I was the first infant she had dealt with in this particular house.  My next oldest brother was about 2YO when they moved in, and about 3YO when I was born.  So if he wasn’t toilet trained by the time they moved in, he was probably on the way — and at any rate, a toddler doesn’t require as many diaper changes as an infant.

There were three floors between the bedrooms and the basement, where the laundry was.  There was a laundry chute, but you wouldn’t throw soiled clothing down it to sit with relatively clean clothing.

I have to do a LOT of guessing from here on out, but –

I am assuming cloth diapers – disposable diapers were invented in 1948, so they’d been around for 20 years, but I suspect they would have been seen as an extravagance.  I also have to assume there was a diaper pail in the bedroom or bathroom somewhere.

The simplest thing to do would be to put such clothing in with the cloth diapers, maybe?  But diapers get bleached, I am guessing, so that wouldn’t work, in my mother’s mind.  Clothes just don’t go in with diapers.  (Or if disposables were being used, then clothes to be washed would not go in with trash.)

The next obvious thing to do would be to have a second diaper pail or other container for soiled clothing.  This was not the kind of solution that would come easily to my mother.  And if one wasn’t already there — and she couldn’t just go out to buy one, because she didn’t drive — and if she had asked Dad about it, he probably would have said something like, “You don’t need a second diaper pail, just take care of it right away” — the groundwork was already well-laid by now that my mother didn’t hold up her side of the deal — anyway, if the solution wasn’t right there when she needed it, I can totally see her deciding that a dresser drawer was a good enough “container”, and stuffing it in there to somehow deal with it later.  Only “later” never comes.

It’s unclear to me from the words my father used whether his discovery was an ongoing thing, or a one-time thing.  My gut feeling is that he discovered something that had been going on for a while, enough to be shocking.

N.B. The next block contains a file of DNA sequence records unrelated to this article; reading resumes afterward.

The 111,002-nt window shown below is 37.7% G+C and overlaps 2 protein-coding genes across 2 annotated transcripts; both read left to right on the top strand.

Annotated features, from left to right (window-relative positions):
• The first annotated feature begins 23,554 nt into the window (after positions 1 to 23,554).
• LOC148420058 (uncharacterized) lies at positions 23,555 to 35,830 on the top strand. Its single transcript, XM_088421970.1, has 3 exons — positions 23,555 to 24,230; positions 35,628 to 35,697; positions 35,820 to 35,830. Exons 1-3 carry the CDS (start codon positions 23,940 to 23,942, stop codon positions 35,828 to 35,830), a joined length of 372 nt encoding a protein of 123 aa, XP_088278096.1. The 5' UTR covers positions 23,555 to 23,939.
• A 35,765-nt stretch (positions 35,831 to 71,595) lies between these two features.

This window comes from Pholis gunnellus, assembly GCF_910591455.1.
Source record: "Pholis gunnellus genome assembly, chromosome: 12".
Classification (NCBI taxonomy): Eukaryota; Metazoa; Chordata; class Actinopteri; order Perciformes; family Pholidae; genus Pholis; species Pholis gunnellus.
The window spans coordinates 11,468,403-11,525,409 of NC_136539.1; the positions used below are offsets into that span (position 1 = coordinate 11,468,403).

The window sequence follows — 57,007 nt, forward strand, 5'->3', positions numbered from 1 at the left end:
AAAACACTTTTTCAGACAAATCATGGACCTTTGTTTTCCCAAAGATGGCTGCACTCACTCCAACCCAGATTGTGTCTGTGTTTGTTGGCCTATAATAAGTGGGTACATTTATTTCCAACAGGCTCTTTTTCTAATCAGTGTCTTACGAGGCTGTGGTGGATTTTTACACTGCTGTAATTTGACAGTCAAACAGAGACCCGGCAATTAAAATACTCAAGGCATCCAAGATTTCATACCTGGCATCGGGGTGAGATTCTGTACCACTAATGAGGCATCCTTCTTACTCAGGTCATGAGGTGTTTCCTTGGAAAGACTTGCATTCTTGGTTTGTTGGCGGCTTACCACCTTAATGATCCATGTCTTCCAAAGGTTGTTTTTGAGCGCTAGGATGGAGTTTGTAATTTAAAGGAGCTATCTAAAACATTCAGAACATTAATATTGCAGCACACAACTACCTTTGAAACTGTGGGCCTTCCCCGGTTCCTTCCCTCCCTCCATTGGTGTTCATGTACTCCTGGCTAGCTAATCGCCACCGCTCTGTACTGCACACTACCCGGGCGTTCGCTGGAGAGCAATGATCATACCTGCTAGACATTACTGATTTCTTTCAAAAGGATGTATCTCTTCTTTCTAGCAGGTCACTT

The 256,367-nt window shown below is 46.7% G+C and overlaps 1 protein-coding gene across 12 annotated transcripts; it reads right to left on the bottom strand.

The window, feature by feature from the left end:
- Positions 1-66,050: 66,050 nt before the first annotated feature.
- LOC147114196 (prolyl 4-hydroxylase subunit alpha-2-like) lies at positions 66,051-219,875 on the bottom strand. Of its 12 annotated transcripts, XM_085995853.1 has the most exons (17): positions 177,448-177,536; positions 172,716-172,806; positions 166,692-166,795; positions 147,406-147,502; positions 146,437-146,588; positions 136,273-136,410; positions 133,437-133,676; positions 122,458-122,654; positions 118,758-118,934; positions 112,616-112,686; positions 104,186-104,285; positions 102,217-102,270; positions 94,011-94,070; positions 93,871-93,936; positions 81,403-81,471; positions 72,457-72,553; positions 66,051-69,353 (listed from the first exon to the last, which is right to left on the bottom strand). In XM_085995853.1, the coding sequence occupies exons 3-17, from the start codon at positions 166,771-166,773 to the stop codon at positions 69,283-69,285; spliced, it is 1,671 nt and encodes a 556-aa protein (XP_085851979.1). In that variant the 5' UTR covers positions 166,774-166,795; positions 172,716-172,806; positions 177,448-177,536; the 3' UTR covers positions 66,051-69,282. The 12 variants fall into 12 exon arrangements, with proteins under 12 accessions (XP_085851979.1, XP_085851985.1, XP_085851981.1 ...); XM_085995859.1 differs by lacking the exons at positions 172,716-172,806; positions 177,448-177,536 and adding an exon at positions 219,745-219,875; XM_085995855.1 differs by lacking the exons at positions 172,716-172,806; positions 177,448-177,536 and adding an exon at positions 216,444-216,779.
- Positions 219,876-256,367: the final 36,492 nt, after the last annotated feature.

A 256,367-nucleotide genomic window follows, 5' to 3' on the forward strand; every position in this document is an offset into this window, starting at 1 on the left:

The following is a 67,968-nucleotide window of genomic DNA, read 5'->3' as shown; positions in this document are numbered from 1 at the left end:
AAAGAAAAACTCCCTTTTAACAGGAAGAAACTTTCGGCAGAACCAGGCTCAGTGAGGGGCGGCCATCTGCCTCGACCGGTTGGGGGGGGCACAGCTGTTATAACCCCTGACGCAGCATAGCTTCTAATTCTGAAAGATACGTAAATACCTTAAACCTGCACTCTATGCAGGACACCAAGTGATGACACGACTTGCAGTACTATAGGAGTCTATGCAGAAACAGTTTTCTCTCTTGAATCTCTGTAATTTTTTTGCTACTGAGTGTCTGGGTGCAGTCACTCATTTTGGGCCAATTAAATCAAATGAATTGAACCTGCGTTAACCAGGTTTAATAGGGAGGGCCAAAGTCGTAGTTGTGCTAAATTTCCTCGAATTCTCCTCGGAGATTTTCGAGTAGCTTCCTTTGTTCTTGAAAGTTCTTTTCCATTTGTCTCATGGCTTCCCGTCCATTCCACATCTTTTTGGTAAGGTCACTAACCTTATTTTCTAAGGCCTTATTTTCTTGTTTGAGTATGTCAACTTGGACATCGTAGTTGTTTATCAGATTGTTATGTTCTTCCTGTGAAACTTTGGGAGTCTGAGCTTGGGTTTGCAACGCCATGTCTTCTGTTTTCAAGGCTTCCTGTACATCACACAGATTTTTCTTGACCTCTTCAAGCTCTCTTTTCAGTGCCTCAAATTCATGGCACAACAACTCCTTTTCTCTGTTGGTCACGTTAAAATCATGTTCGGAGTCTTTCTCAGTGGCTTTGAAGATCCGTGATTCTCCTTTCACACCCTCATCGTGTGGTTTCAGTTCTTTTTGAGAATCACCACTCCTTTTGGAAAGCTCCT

Now, throw in the fact that whatever happened, happened sometime in the fall:  after all the older kids, including my sister, had gone back to school after the summer.  So now my mom didn’t have my sister around all day to do her work.  It would have been more-or-less the first time since my birth that she was on her own with all the housework and chores.

It’s even possible that it could have been my sister’s job to deal with the soiled clothing in the drawer:  and maybe that worked over the summer, but once school started, maybe she forgot, or maybe my dad found it before she could get to it one day.

Finally, for Dad to be home, it would have had to happen on a weekend, during the evening/night, or at lunchtime.  The fact that my sister was apparently present would rule out lunchtime.  So it was probably outside of normal office hours.

So you’ve got Mom’s established habit of putting things off.  And whether it was because of postpartum depression, or a lack of interest in having yet another baby, it’s clear that Mom was neglecting me and my diaper changes.

So maybe I needed a diaper change.  Maybe Mom refused to do it, or said she’d do it later.  Maybe Dad tried to make her do her job.  Maybe she couldn’t or wouldn’t.  Maybe Dad finally took care of me, or watched Mom while she did it, and found that I was bleeding.  Maybe that’s also when he found the soiled clothing, and found out whatever the rigmarole was around that.

So I can easily see where that would have led to a fight.  But they fought all the time, in my memory, so what would make this one different?

The physical neglect of a baby, to the point of injury?

The shock of finding shit-soiled clothing in a drawer?  Maybe in multiple drawers?  Who knows, maybe there wasn’t a clean item of clothing left for me to be put into.

Either or both of those together might do the trick in a normal household.  But this one had been coping with dysfunction, jumping over the missing stair, for quite some time.  People were adept at making excuses for behavior that was outside the realm of normal.  I don’t know if those two things would have been enough, or not.  My gut is, maybe not.

I think there’s probably one more ingredient missing:  which would be the clue from my sister, that my mother didn’t seem to know what was happening.